For about an hour or so, friends and loved ones of Ricardo Rick Rick Bryan held their emotions in check as they paid final respects to the slain businessman who was gunned down outside Lucky Horseshoe in Warrens, St Michael 18 days ago.
But the pain and sorrow bottled up during the funeral service at Coral Ridge Memorial Gardens exploded into weeping and wailing at the gravesite, and could be heard in the distance, seemingly woven into the hymns such as Shall We Gather At The River, Blessed Assurance and When the Roll is Called Up Yonder.
Bryan was a soft-spoken and private individual, according to relative Timothy Smith, and today he received a private funeral, mirroring his life.
“He was a very private person. He wasn’t the type of person that would come and talk any of the family business, ” Smith told the intimate gathering as he delivered the eulogy.
His life was as complex as it was private, Smith suggested as he spoke of a man who lost his mother when he was yet a toddler and whose father left to go abroad while Bryan was still a young boy, leaving the youth and his two siblings to be raised by their grandparents.
They were brought up in the church and were disciplined children, and Bryan, who attended St Stephen’s Primary and St Leonard Boys, demonstrated leadership skills from an early age, as was evident in the way he looked after his siblings, the relative said.
Therefore, Smith said, it came as no surprise when Bryan chose to become a businessman, and enjoyed varying degrees of success, including a store at Independence Square, The City that encountered problems due to the onset of the recession.
“I was not surprised that he then went into business and later into taxiing because he always wanted to improve himself. From an early age you could tell that he would be a responsible person,” Smith said.
The relative painted a picture of a caring man, who did everything possible to ensure his four sons were comfortable, and who gave of himself to those around him who were in need.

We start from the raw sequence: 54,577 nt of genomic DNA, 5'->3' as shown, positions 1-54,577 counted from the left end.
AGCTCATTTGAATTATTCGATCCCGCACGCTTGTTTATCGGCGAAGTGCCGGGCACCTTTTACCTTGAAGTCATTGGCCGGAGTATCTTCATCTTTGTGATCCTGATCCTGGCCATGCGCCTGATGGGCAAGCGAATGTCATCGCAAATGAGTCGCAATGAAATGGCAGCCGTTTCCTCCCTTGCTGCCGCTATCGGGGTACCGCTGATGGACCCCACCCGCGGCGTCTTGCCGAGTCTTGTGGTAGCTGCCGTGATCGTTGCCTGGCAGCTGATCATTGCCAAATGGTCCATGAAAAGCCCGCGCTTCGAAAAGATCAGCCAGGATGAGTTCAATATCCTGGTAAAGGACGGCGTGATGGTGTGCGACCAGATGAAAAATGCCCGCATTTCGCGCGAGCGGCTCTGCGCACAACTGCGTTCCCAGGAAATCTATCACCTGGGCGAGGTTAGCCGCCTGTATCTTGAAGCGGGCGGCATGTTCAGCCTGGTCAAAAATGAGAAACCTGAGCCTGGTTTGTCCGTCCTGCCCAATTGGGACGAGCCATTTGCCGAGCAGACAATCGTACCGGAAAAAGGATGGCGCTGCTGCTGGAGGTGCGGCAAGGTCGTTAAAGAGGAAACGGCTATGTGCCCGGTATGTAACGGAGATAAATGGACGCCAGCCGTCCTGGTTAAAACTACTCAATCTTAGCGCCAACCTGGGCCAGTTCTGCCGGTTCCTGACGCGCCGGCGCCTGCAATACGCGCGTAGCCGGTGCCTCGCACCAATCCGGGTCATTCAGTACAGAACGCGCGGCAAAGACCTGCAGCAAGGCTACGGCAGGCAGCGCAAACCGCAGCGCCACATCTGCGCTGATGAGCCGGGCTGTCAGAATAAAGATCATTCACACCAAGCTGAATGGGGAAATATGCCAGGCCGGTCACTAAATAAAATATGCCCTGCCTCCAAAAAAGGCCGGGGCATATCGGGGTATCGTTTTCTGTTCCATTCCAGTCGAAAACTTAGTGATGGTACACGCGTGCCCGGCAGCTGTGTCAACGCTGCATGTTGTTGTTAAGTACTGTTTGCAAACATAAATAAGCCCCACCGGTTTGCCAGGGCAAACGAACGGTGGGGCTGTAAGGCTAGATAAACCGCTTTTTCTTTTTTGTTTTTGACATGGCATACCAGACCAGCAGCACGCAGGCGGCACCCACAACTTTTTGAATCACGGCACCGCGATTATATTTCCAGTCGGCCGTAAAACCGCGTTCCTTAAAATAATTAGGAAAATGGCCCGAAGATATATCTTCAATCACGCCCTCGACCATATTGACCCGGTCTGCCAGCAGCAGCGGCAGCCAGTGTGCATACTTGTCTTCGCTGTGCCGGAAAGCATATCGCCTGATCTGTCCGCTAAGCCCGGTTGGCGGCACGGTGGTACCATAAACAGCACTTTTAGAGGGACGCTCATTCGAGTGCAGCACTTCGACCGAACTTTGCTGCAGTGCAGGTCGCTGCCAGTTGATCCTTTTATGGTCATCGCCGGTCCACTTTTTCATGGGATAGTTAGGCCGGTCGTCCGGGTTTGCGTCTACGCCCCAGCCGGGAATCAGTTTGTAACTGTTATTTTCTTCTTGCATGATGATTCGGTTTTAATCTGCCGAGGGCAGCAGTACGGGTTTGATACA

In addition, despite his dislike of the limelight, Bryan mingled with friends at
the popular Q in The Community event, he explained.
“Those that knew him know that you could have gotten anything from him. He was that type of fella. People knew that he had a kind heart and they would come and ask him for things. He was a kind person that looked out for the neighbours, family and friends,” Smith said, adding that Bryan had the ability to warm people’s hearts with his smile.
“Knowing the type of person that I just described to you, you would know that he was a very nice person. Yes, a lot of us here might be sorrowed by his passing, but I want you to remember something. All of you are his friends and family and should know that there are always good memories of him. You must focus on the good times and I know that all of us have some good memories that we can focus on. . .,” he said.
It was almost 8 p.m. on September 1, when Bryan was shot multiple times just after he exited his sports vehicle in the car park near Lucky Horseshoe. Four men have since been held in connection with his murder.
In delivering the sermon at today’s funeral service, Reverend Patrick Drakes used strong words to describe the “deceitful and desperately wicked” hearts that led to Bryan’s violent death.
“And we saw it, and we heard about it in the act that brought us here today. Deceitful, desperately wicked, reckless violence; lawlessness,” Drakes said.
However, the man of the cloth said the only hope rested in God who knows the hearts of men and willing to heal those involved in crime. At the same time he stressed that the answers did not lie in “politicking”.
“When God say that ‘I know the heart’ He is not saying that ‘I know the heart’ to destroy us or to condemn us. He is saying ‘I know the heart, I know you need help, I know you long for better life, I know you long for peace, I know the heart, bring it to me, don’t carry it to Dr Ishmael because they are of no use in this context. You don’t need the medical doctor, you need the spiritual doctor and the grand spiritual surgeon there is in the word is the Lord Jesus Christ.
“Our politicians need to understand as well that it is not in politicking, it is not in telling people what they want to hear across the board. Leaders need to get it right,” Drakes said.